In an era when you might get chastised if your mobile phone is more than two years old, it’s easy to forget that hardware was not always meant to be a temporary commodity. We acknowledge a few standout examples of classic hardware still surviving into the modern era, such as vintage computers, but they’re usually considered to be more of a novelty than an engineering goal. In a disposable society, many have forgotten that quality components and a well thought out design should give you a service life measured in decades, not months.
A perfect example of this principle is the beautiful LED clock built 40 years ago by [Davide Andrea]. A teenager at the time, [Davide] built this clock to be used by the local radio station, as clocks that showed seconds were important for timing radio shows. Finding it in storage recently, [Davide] took to the /r/electronics subreddit to report that it still works fine after all these years.
Cracking open the case shows a unique and highly functional construction style. Notches cut into the side panels of the case accept individual protoboards in a “blade” type configuration, with the blades connected by a handful of individual wires. No digging through the parts bin for a “worthless” old IDE cable to tear up back in the 1970’s.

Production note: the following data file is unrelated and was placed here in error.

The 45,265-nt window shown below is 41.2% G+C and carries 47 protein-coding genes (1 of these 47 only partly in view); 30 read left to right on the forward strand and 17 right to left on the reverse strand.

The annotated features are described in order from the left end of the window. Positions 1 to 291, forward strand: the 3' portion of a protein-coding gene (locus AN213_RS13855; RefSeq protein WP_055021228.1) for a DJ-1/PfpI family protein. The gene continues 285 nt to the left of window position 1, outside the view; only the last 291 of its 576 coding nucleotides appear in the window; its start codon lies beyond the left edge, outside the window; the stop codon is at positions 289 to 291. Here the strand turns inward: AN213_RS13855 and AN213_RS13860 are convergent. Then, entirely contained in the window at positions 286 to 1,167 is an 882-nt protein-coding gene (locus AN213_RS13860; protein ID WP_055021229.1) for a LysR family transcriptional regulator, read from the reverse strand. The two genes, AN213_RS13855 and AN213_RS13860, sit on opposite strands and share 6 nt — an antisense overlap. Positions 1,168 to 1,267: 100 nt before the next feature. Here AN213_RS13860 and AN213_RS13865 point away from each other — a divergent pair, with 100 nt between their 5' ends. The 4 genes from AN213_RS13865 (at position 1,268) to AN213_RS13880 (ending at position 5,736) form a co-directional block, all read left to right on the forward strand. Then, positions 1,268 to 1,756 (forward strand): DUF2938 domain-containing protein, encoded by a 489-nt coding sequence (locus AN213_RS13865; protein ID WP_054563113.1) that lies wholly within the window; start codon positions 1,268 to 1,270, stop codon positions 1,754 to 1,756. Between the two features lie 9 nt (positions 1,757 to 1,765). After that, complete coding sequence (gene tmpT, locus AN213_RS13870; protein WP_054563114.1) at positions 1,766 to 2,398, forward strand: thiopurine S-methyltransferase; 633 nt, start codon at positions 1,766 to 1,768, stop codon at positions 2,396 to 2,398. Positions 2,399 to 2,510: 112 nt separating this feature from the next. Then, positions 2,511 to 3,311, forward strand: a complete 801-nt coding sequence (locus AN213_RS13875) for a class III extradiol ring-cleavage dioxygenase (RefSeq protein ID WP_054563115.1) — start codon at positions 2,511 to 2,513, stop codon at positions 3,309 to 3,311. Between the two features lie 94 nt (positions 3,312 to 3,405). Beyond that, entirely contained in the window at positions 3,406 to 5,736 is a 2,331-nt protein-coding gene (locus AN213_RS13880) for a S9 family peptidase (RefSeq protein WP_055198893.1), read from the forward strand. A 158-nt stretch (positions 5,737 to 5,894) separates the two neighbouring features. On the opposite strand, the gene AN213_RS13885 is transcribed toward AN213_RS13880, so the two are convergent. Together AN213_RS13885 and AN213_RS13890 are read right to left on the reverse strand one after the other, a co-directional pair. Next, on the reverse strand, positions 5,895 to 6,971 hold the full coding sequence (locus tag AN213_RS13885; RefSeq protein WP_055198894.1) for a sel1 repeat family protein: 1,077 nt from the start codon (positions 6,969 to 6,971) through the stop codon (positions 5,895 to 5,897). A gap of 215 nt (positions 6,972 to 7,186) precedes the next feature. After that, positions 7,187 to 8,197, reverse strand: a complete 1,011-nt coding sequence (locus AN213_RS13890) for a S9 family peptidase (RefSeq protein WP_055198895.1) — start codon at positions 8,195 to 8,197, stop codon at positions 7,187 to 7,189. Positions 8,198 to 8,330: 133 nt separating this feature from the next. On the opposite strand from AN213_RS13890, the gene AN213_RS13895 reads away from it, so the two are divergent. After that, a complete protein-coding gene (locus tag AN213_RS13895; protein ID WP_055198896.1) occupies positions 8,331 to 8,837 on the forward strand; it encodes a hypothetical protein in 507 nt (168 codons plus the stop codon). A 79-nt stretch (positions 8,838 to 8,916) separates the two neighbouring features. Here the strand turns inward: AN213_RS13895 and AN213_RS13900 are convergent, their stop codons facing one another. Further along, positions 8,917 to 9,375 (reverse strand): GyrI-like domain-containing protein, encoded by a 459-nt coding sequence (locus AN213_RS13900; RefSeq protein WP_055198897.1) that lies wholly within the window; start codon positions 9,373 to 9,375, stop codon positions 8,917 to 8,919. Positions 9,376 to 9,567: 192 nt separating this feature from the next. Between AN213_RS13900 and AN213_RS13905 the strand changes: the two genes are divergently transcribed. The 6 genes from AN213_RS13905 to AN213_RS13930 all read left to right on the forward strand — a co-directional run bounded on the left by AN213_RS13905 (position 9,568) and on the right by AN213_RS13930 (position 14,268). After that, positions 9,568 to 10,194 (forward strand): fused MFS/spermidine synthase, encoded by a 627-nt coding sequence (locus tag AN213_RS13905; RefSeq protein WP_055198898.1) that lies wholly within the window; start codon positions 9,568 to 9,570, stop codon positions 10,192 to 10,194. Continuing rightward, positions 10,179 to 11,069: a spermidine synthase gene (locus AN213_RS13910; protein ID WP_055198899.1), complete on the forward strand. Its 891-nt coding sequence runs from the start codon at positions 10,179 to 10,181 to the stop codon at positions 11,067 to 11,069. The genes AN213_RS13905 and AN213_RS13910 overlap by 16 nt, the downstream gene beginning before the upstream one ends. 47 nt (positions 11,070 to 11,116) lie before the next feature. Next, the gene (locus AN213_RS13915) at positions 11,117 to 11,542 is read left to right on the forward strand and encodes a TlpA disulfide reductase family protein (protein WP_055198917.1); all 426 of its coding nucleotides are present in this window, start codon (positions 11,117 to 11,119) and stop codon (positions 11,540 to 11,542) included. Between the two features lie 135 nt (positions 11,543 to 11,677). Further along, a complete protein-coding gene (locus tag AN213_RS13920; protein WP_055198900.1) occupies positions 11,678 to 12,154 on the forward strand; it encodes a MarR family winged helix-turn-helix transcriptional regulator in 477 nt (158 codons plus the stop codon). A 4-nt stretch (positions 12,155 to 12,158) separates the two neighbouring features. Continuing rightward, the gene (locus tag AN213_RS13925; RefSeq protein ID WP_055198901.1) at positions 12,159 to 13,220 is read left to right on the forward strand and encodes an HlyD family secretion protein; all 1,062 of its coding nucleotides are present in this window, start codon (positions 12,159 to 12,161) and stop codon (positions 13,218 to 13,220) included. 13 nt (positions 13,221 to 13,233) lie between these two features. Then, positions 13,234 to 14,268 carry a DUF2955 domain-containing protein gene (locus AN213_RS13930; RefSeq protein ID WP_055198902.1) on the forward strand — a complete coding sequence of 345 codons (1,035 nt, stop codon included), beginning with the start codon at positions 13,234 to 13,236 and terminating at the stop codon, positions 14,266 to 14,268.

There’s a surprisingly low part count inside the clock, owing to the National MM5314N IC which does all the heavy lifting. The MM5314N is still available if you want to put together your own vintage-style LED clock, but $20 a pop may be a bit hard to swallow for nostalgia. Though if you ever needed proof that the chip can be counted on for the long haul, this is certainly it.
The design of this clock reminds us of something from Heathkit, which is about as high a praise as you can give hardware from this era. Though we have to admit, switching out those eight segment LEDs for some sweet animated OLEDs would make it a pretty awesome addition to the office.